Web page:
Former cabinet minister Sandra Pupatello has officially launched her bid for the Ontario Liberal leadership.
She made the announcement in Toronto this morning, kickstarting a return to politics that many saw coming.
The Windsor, Ont., native already has a powerful ally in Finance Minister Dwight Duncan, who promised to throw his support behind his longtime friend if she joined the leadership race.
Premier Dalton McGuinty also had high praise for Ms. Pupatello, saying she’d bring a lot of passion and integrity to the race.
Ms. Pupatello was first elected to the provincial legislature in 1995 and became a cabinet minister when the Liberals won the election in 2003.
She took on various portfolios over the years, from education to community and social services and economic development and trade.
The latter was her dream job — a file she said she wanted from Day 1.
Known for her high heels, big hair and brash style, Ms. Pupatello always spoke her mind, earning her the respect of the opposition parties.
But her plain speaking sometimes landed her in hot water.
She had to apologize for calling Toronto residents “a bunch of babies” for complaining three days into a strike by garbage collectors when Windsor had quietly been suffering through a three-month garbage strike at the time.
Ms. Pupatello decided not to run for re-election last year, saying it was time for a change. Liberal Teresa Piruzza now holds her former seat of Windsor West.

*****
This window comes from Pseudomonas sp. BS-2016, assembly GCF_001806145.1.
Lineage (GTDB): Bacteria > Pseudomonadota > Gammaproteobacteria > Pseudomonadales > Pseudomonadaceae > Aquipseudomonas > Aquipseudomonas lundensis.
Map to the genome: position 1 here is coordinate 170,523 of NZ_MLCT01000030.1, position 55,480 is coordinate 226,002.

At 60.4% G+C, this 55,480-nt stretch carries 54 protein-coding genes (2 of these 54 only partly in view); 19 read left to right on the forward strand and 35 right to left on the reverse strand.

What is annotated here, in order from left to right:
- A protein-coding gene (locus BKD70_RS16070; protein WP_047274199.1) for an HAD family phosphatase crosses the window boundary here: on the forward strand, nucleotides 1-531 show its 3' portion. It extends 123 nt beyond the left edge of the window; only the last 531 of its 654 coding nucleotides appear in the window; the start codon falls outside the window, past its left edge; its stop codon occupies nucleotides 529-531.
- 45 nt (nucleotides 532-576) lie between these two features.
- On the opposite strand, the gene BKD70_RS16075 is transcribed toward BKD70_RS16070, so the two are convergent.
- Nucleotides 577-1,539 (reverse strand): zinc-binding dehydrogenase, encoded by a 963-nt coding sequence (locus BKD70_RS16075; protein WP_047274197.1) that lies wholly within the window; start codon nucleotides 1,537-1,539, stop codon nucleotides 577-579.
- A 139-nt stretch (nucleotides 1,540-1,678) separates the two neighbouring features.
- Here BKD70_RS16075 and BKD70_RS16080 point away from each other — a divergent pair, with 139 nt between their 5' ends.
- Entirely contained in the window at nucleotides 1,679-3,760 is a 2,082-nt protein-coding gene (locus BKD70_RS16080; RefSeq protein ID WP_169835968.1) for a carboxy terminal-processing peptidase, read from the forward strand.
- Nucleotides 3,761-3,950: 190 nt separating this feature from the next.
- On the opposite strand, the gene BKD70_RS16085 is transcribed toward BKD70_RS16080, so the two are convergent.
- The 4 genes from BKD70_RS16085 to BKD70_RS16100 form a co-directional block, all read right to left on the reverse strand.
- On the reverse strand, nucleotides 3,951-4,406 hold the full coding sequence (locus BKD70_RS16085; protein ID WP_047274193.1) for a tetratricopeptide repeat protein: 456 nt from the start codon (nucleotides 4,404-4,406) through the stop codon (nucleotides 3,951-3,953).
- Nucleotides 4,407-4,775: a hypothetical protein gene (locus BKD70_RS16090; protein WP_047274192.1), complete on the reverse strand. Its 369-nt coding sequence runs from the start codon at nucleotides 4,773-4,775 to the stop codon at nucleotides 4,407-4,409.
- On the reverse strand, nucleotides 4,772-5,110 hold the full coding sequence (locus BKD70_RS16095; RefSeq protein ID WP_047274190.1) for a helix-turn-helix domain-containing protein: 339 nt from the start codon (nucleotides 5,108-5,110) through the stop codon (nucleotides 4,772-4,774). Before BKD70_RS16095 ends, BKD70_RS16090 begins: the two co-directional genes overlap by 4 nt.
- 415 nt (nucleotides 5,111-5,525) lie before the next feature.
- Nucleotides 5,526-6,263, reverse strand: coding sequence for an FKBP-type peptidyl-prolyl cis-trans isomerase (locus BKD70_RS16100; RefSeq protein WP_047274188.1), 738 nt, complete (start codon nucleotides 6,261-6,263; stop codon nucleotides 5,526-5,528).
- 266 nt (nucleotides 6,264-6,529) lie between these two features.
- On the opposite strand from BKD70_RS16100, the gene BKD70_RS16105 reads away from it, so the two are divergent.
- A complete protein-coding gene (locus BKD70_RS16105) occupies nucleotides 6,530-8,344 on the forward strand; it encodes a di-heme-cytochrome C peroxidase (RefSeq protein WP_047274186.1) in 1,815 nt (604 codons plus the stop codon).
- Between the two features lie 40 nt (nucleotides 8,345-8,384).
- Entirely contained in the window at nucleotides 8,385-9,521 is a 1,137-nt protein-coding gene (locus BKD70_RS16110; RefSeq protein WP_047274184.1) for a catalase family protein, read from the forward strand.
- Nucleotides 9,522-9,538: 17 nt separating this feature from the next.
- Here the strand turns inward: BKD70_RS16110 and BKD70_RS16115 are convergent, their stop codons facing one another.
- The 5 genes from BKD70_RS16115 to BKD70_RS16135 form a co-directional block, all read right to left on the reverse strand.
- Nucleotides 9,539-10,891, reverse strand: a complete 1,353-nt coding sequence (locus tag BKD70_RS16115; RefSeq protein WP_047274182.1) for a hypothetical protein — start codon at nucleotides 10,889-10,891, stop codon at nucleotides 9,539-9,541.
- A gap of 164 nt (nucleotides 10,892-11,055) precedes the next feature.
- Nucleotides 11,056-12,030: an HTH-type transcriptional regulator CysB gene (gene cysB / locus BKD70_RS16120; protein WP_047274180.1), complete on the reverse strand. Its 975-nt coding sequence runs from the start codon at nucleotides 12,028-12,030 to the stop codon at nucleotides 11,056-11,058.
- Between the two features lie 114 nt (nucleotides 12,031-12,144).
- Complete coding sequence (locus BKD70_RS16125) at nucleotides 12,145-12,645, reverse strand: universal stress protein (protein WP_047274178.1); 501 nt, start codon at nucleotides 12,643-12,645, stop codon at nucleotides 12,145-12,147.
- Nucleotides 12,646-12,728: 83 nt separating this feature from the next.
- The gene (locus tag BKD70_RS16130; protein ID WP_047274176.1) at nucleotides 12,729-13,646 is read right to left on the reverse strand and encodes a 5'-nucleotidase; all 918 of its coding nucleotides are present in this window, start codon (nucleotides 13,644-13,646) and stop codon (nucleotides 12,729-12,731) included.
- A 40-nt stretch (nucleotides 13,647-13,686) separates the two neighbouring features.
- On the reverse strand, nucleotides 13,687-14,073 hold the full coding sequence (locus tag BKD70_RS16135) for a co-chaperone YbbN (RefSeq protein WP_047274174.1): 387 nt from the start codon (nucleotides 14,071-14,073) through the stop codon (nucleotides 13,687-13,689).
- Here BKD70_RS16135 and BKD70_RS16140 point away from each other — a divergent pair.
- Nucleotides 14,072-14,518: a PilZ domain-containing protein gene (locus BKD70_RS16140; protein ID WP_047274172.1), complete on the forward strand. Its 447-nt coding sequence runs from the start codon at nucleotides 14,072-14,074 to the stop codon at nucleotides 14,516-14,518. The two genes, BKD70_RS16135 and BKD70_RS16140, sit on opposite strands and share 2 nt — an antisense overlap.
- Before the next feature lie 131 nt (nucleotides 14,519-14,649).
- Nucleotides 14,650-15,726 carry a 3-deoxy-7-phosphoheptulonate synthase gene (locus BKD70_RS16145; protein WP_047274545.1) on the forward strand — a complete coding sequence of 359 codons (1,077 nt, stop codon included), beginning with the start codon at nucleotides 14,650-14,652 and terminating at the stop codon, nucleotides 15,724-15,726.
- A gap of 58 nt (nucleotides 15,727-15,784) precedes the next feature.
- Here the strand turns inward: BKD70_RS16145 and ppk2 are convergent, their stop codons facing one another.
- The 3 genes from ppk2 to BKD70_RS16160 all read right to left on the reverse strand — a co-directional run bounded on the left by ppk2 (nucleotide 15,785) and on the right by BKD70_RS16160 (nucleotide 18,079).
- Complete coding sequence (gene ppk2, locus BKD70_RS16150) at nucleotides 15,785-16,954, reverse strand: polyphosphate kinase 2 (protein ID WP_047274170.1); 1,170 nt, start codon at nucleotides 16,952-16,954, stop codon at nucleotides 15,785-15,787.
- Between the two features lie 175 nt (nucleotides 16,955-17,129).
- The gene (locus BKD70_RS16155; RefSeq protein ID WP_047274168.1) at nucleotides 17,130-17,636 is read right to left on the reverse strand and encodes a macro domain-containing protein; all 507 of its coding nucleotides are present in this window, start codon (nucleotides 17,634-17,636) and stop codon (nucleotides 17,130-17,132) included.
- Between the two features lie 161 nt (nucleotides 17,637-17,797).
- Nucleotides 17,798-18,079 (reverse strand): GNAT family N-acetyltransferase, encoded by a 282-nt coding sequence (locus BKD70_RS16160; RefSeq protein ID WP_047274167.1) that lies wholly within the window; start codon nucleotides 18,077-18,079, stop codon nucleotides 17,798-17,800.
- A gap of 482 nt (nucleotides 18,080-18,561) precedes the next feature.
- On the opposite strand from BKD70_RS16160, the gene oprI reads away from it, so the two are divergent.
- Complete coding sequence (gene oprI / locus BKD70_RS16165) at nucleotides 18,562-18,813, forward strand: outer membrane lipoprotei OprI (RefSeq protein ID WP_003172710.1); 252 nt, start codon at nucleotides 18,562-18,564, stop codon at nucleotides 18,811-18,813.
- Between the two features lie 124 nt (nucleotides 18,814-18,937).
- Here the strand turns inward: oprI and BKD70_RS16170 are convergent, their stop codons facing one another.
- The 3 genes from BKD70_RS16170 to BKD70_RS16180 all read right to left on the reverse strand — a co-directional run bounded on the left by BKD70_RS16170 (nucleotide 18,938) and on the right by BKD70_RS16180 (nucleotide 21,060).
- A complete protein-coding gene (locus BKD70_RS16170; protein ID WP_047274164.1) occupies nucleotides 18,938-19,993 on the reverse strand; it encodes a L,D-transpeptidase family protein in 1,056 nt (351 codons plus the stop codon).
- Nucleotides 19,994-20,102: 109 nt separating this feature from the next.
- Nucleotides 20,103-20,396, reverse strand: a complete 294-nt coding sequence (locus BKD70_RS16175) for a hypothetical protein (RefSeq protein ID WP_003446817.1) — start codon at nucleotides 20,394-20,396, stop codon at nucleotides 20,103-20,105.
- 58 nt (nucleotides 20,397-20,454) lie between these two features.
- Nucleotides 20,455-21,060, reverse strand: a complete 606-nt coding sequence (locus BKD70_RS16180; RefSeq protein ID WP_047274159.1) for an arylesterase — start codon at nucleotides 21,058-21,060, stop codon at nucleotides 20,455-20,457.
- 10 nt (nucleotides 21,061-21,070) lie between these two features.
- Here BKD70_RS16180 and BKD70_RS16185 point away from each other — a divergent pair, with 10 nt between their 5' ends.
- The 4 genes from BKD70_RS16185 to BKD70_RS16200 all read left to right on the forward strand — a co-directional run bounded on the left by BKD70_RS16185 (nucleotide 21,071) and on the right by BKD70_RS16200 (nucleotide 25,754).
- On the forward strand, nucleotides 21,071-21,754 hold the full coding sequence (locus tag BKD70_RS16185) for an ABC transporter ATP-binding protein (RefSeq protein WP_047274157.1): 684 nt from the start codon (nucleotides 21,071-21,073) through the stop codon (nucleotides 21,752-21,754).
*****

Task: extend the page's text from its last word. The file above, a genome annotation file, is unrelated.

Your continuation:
If she wins the race, Ms. Pupatello would make history as Ontario’s first female premier. Her husband, lawyer Jim Bennett, is the former leader of the Newfoundland Liberal Party.
Citizenship and Immigration Minister Charles Sousa is also expected to throw his hat in the ring when he makes a yet-unspecified announcement in Mississauga on Saturday.
However, Mr. Sousa hasn’t resigned his cabinet post yet — a prerequisite for launching a leadership bid.
Both Ms. Pupatello and Mr. Sousa would be competing against Kathleen Wynne and Glen Murray — both Toronto MPPs — who resigned from cabinet to jump in the race earlier this week.
Mr. McGuinty triggered the competition when he prorogued the legislature and announced his retirement on Oct. 15, saying he’ll stay on until a new leader is chosen.
The potential candidates have until Nov. 23 to launch their bids. The party will choose Mr. McGuinty’s successor the weekend of Jan. 25, 2013, in Toronto.